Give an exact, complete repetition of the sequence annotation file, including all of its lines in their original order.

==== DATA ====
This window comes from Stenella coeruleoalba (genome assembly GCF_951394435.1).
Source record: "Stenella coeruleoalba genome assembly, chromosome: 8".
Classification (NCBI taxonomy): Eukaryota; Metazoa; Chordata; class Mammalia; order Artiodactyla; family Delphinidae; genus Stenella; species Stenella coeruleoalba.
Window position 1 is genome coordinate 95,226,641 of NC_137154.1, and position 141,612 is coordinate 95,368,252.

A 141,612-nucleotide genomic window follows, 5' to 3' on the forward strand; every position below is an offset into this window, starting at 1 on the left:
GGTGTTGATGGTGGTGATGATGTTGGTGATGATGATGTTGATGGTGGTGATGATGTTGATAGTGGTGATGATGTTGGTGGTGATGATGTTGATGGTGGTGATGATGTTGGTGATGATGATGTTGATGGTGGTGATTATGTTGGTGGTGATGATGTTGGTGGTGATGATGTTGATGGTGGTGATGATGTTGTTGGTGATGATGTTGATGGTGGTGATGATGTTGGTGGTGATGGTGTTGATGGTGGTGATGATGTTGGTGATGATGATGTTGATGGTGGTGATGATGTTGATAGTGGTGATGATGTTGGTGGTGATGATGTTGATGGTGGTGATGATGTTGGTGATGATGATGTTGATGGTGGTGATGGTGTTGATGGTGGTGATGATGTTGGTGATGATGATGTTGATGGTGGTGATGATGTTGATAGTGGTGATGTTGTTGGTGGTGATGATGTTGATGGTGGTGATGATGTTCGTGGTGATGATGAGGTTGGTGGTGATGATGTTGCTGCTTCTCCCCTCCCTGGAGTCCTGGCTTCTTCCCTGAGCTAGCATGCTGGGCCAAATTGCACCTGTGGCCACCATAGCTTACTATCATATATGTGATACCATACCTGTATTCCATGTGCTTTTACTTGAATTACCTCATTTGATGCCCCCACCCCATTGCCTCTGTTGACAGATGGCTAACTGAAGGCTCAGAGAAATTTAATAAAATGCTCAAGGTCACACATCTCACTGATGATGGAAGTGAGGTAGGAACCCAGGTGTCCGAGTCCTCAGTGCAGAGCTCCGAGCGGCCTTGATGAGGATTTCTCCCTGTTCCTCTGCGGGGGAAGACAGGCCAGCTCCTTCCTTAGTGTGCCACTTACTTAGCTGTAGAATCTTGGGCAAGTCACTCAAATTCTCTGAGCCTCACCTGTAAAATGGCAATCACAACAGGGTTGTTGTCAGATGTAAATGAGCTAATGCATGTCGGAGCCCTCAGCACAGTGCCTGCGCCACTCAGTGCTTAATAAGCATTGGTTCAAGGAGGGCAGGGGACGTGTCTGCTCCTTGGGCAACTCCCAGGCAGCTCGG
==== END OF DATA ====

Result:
This window comes from Stenella coeruleoalba (genome assembly GCF_951394435.1).
Source record: "Stenella coeruleoalba genome assembly, chromosome: 8".
Classification (NCBI taxonomy): Eukaryota; Metazoa; Chordata; class Mammalia; order Artiodactyla; family Delphinidae; genus Stenella; species Stenella coeruleoalba.
Window position 1 is genome coordinate 95,226,641 of NC_137154.1, and position 141,612 is coordinate 95,368,252.

A 141,612-nucleotide genomic window follows, 5' to 3' on the forward strand; every position below is an offset into this window, starting at 1 on the left:
GGTGTTGATGGTGGTGATGATGTTGGTGATGATGATGTTGATGGTGGTGATGATGTTGATAGTGGTGATGATGTTGGTGGTGATGATGTTGATGGTGGTGATGATGTTGGTGATGATGATGTTGATGGTGGTGATTATGTTGGTGGTGATGATGTTGGTGGTGATGATGTTGATGGTGGTGATGATGTTGTTGGTGATGATGTTGATGGTGGTGATGATGTTGGTGGTGATGGTGTTGATGGTGGTGATGATGTTGGTGATGATGATGTTGATGGTGGTGATGATGTTGATAGTGGTGATGATGTTGGTGGTGATGATGTTGATGGTGGTGATGATGTTGGTGATGATGATGTTGATGGTGGTGATGGTGTTGATGGTGGTGATGATGTTGGTGATGATGATGTTGATGGTGGTGATGATGTTGATAGTGGTGATGTTGTTGGTGGTGATGATGTTGATGGTGGTGATGATGTTCGTGGTGATGATGAGGTTGGTGGTGATGATGTTGCTGCTTCTCCCCTCCCTGGAGTCCTGGCTTCTTCCCTGAGCTAGCATGCTGGGCCAAATTGCACCTGTGGCCACCATAGCTTACTATCATATATGTGATACCATACCTGTATTCCATGTGCTTTTACTTGAATTACCTCATTTGATGCCCCCACCCCATTGCCTCTGTTGACAGATGGCTAACTGAAGGCTCAGAGAAATTTAATAAAATGCTCAAGGTCACACATCTCACTGATGATGGAAGTGAGGTAGGAACCCAGGTGTCCGAGTCCTCAGTGCAGAGCTCCGAGCGGCCTTGATGAGGATTTCTCCCTGTTCCTCTGCGGGGGAAGACAGGCCAGCTCCTTCCTTAGTGTGCCACTTACTTAGCTGTAGAATCTTGGGCAAGTCACTCAAATTCTCTGAGCCTCACCTGTAAAATGGCAATCACAACAGGGTTGTTGTCAGATGTAAATGAGCTAATGCATGTCGGAGCCCTCAGCACAGTGCCTGCGCCACTCAGTGCTTAATAAGCATTGGTTCAAGGAGGGCAGGGGACGTGTCTGCTCCTTGGGCAACTCCCAGGCAGCTCGG